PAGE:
I get that, it’s hard. I don’t really want to give up my stuff either; especially things I have bought with hard work (like my bed and my car).

However, if we are not willing to give up these things we may very well be missing something great. They say pictures speak a thousand words, so I’m going to drop this right here:

Image result for jesus and little girl with teddy bear

I think a lot of us are afraid to lose things. We are afraid that we will be left without because we have seen others who have been left with little/less. But have you ever noticed that those with less material and more God have a different sense of joy? As The Notorious B.I.G. said (you like that reference?), “I don’t know what they want from me. It’s like the more money we come across the more problems we see.”

Anyway, it’s hard to break that thought process. We find a lot of security in finances–I know I do. Yet, if we are willing to trust God enough He has something so much greater planned! Look at Matthew 6:25-34 for more clarification on that. I’m not selling you the prosperous Gospel that says believing in Jesus will get you rich, because I don’t know what God’s plan is for you. I am telling you that you will be abundant in the way God wants you to be abundant in. This abundance can come in many forms: love, nourishment, joy, friendship, family, money, food, generosity, hope, etc.

So this morning I would like you to reflect on this verse and ask yourself: am I willing to sell my everything in order to get the treasures of the kingdom?


Going Fishing

Matthew 13:47-50 

The Message (MSG)

47-50 “Or, God’s kingdom is like a fishnet cast into the sea, catching all kinds of fish. When it is full, it is hauled onto the beach. The good fish are picked out and put in a tub; those unfit to eat are thrown away. That’s how it will be when the curtain comes down on history. The angels will come and cull the bad fish and throw them in the garbage. There will be a lot of desperate complaining, but it won’t do any good.”

The kingdom of God is a major theme in the preaching life of Christ. And just like in Jesus’s time, this parable speaks lively to today’s problems in the world. Too many times as Christians we get caught up in trying to solve the future. In many ways, we get caught up in the ongoing issues we see around us, and soon we will find ourselves putting people in different containers, we make judgments and draw a conclusion on who is deserving or not, of who is a true Christian and who is not. Somehow, I feel, we miss the central message of Jesus: Be concerned about the kingdom, about the fishing, throw the net into the waters, preach the Gospel and let God sort the fish in the end.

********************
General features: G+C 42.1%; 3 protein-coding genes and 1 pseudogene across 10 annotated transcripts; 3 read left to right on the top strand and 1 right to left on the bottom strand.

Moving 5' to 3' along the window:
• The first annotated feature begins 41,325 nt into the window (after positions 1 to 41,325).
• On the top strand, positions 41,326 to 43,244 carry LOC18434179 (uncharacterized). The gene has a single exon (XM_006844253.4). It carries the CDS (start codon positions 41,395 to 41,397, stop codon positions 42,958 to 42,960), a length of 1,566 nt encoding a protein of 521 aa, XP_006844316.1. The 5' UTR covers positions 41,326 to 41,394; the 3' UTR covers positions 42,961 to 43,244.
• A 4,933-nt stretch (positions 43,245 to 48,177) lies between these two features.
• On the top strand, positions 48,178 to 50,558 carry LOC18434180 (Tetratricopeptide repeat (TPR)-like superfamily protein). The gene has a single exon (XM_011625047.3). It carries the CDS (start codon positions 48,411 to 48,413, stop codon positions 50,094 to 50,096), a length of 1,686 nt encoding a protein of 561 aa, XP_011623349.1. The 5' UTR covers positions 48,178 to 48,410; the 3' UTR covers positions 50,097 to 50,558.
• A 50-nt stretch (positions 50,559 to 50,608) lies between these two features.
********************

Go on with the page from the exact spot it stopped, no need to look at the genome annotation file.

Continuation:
Today, I pray that each one of us can have the strength and the vision to focus on the kingdom message, of sharing the good news, of reaching out to those in need, and not worry about who is going to be in heaven or in hell.

Be blessed,

Bo M.

Follow me…

Matthew 13:45–46:  “Again, the kingdom of heaven is like a merchant in search of fine pearls; on finding one pearl of great value, he went and sold all that he had and bought it.” 

Pearls…of high value and highly valued wouldn’t you say?  This parable addresses the idea of sacrifice or necessary sacrifice to obtain something of great value.  In order to obtain the best, the one searching had to abandon the second best.  What are you willing to sacrifice to obtain the best?  For some that may be material possessions or it could be comfort – there are others.

In this parable, I see the adventure of Christianity.  Giving up everything for something of great value has some obvious risk involved.  Do you remember what Jesus said to his followers?  Like me?  Think about me?  No, Jesus said “Follow me.”  There was great danger when you consider the Scribes, Pharisees and rulers who were out to eliminate Jesus.  This parable challenges us to understand the risk of following Jesus…and then, doing just that.

Unfortunately, I see, far too often, individuals and even churches, watering down the journey of Christianity in order to encourage acceptance.  There is nothing biblical about saying to someone that once you believe in Jesus you can sit back and take it easy waiting for your ticket to heaven to be punched.

Devotional Thought:  If you really believe that Christianity is a highly valued pearl, what are you willing to sacrifice to obtain it and, most importantly, follow.  Following the one whom we are to claim as King, Jesus…it is not easy but it is certainly a different way of approaching this life on earth.  Instead of looking backwards, following Jesus offers the challenge and adventure of looking at life in terms of what is yet to be discovered.